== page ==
This is going to come off as a bit shocking, and rightfully so, but I have an awful confession to make: I have never seen a Paul Thomas Anderson film. I know, I know. I’m a terrible person. Boogie Nights, Magnolia, There Will Be Blood and others of his have been hailed as modern movie classics. I just never got around to watching them, though. Not sure why. Now, I feel like I can’t help but kick myself for missing out on these for so long after viewing his most recent project.

Phantom Thread follows fashion designer Reynolds Woodcock (Daniel Day-Lewis), who runs a business with his controlling sister Cyril (Leslie Manville) in 1950’s London. In search of a new model for their garments, Reynolds meets waitress Alma (Vicky Krieps), quickly striking up a romantic relationship. As their relationship develops, Reynolds and Alma learn over time that they may not be made for each other. However, that doesn’t stop either of them from trying to gain control and dominance in this new relationship.

Phantom Thread‘s primary theme is all about nurturing and providing nourishment for your loved ones, even if they think that’s not what they want. While the attraction between Reynolds and Alma is very real, they both have completely different ideas when it comes how to love one another and build their relationship. When Reynolds is having Alma model his new fashion designs, he seems more infatuated with the garments he created, than the woman who’s actually wearing them. Unsurprisingly, Daniel Day-Lewis is astonishing in the lead role, communicating so much of his character through precise facial expressions and body language. Reynolds is the kind of man who lives by strict routine, and you can see the frustration in his eyes when Alma keeps disrupting it. However, you can still see fragments of this damaged man wanting more from his life, and perhaps she can provide it for him. If this is truly going to Day-Lewis’ final performance, then he picked an excellent one to go out on.

That certainly doesn’t mean that the rest of the performers are slouches either. The romance and events surrounding them wouldn’t be as mesmerizing if the main character’s counterpart was bland, and Vicky Krieps is anything but. She starts off as incredibly sweet and a little bit naïve, but the more she professes her love to Reynolds and the more he doesn’t reciprocate it, some darker sides of her begin to rear their heads. She looks at Reynolds with such adoration and longing, that it’s somewhat sad that he can’t break through his own issues and show it back. He’s so set in his ways and damaged from past trauma, that only desperate measures will make him see the love that she has for them. Day-Lewis is 26 years older than Krieps and much more experience, but she holds her own and turns in an equally impressive performance. Like any relationship, it has its ups and downs, and the film is surprisingly quite funny at times. Leslie Manville sardonic wit adds a lot of humor, especially as she’s concerned for her brother’s well being, while distrusting of Alma’s intentions.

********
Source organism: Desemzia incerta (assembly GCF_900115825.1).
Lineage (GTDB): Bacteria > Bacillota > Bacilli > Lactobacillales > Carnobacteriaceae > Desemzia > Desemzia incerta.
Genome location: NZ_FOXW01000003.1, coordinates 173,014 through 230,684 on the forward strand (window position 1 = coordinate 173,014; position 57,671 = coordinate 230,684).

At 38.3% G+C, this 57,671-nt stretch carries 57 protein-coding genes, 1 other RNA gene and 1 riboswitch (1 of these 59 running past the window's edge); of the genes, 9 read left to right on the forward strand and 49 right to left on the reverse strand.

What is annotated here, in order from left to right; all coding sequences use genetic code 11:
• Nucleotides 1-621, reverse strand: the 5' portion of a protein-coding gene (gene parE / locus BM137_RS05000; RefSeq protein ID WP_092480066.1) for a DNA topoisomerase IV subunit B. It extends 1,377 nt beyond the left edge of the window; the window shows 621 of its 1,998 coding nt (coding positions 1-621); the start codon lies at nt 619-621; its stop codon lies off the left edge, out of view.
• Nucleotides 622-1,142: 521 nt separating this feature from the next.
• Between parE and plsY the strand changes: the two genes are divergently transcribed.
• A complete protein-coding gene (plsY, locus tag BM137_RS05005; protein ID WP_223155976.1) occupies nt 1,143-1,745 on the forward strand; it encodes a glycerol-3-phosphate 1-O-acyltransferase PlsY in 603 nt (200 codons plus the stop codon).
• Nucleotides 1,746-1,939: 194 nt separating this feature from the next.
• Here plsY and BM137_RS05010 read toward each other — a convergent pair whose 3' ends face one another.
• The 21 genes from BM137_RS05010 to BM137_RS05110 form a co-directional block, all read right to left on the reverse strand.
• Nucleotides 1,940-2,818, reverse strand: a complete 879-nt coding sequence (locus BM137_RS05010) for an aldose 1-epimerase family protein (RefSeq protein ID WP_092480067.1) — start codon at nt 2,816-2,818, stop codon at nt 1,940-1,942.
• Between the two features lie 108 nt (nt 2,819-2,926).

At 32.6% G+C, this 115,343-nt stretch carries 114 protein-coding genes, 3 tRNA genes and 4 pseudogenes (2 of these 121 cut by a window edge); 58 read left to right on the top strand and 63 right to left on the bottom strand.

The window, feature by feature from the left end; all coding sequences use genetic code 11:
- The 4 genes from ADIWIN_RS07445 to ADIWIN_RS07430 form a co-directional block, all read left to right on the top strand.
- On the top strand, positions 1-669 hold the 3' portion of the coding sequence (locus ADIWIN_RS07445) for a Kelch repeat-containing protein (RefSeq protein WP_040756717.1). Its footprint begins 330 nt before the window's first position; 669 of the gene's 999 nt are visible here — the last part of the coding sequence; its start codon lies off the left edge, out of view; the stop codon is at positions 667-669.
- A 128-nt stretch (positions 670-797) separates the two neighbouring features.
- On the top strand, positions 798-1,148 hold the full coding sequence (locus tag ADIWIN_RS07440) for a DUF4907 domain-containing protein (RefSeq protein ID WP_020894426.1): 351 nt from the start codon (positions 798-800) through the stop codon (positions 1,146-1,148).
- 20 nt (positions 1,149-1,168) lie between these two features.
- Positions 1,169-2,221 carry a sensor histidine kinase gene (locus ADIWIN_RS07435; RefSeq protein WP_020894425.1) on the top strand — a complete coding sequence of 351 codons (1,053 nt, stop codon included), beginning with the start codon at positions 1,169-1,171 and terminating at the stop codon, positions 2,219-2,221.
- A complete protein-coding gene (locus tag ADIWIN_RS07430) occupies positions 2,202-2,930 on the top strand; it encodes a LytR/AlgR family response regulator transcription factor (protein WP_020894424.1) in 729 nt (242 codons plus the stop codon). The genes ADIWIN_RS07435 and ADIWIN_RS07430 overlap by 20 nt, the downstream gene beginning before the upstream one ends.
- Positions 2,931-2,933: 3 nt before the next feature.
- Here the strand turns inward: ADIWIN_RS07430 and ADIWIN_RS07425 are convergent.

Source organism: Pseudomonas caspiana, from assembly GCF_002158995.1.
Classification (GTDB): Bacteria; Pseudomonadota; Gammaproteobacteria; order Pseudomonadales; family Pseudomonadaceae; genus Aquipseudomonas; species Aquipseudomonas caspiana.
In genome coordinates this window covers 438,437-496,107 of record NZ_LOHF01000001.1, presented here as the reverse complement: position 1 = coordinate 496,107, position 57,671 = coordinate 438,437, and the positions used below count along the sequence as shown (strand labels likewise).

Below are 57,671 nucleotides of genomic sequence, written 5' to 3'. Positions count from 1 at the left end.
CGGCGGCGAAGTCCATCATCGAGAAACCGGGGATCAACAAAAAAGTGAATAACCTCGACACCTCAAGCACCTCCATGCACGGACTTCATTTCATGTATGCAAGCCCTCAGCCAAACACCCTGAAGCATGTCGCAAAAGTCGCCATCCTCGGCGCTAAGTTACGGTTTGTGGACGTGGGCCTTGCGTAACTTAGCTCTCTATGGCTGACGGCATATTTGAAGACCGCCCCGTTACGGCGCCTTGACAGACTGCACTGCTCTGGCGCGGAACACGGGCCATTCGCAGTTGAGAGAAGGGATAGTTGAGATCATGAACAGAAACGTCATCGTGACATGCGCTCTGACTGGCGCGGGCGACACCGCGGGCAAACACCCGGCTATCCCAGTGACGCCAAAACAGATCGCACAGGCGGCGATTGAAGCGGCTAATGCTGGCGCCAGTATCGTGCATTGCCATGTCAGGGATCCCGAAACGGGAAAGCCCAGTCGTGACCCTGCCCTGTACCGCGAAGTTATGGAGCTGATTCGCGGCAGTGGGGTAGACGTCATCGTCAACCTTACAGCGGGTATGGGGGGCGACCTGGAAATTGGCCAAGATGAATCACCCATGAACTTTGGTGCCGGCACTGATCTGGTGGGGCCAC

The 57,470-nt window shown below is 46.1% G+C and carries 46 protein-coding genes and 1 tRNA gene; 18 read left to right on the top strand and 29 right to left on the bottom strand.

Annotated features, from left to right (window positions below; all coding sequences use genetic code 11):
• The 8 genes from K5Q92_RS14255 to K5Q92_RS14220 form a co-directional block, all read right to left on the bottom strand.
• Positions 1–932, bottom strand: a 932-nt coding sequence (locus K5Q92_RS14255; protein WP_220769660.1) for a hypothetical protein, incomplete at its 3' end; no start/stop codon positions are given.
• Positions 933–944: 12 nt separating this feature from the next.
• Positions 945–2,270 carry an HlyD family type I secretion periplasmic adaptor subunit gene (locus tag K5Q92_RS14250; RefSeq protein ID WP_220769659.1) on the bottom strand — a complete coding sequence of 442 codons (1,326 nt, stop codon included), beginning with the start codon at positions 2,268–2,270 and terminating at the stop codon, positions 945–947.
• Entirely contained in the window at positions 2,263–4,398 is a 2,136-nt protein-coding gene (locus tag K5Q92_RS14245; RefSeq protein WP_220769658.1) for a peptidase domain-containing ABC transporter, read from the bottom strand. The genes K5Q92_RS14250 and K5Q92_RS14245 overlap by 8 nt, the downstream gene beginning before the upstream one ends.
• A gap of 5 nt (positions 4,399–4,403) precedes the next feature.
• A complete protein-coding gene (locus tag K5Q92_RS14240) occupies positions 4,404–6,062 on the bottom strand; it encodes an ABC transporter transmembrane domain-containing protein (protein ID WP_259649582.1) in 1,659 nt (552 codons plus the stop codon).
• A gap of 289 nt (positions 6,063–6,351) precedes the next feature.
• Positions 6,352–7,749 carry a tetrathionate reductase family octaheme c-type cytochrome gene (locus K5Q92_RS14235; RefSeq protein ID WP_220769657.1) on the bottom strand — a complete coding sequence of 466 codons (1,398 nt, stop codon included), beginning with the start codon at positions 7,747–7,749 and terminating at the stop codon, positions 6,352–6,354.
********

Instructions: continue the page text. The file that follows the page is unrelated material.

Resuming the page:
This is certainly one of the most bizarre romance films I’ve seen in quite some time. It’s very beautiful, yet has a somewhat haunting atmosphere, especially as their relationship grows more complex. Anderson took the cinematography reigns here, his first time doing so, and it looks absolutely gorgeous. Many shots look like an old school Victorian painting, especially when Alma models lavish dresses in massive rooms. Cinematography is much more technical than directing, so it can’t be easy to just jump into, but Anderson pulls it off swimmingly, making the visuals work perfectly with the tone of the film. It wouldn’t have all been as atmospheric without Johnny Greenwood’s wonderful musical score. It’s one of those rare scores that accompanies practically the entire film, hardly ever being silent. It sets this very serene mood that perfectly complements the setting, really only stepping aside during the more climactic scenes. When the music suddenly drops and you’re drawn more into the visuals and dialogue, it puts you right on the edge of your seat. I can’t remember the last time I was this engrossed in an on-screen relationship.

I feel somewhat ashamed to be putting off Paul Thomas Anderson for so long, because after witnessing just one film, I can recognize why he’s held in such high esteem. For what’s essentially a dark, romantic comedy-drama film, Phantom Thread is wrought with tension from beginning to end. Anderson crafts a beautifully odd romantic tale, bringing it to life with gorgeous camerawork, outstanding writing, and even better performances. Not once during the 130-minute runtime was I bored, and I was actually disappointed when it came to an end. Sure, the story is complete, but the characters and story were so riveting, I craved more. Thankfully, there’s an entire filmography of this filmmaker to check out, and hopefully many more films to come in the future.


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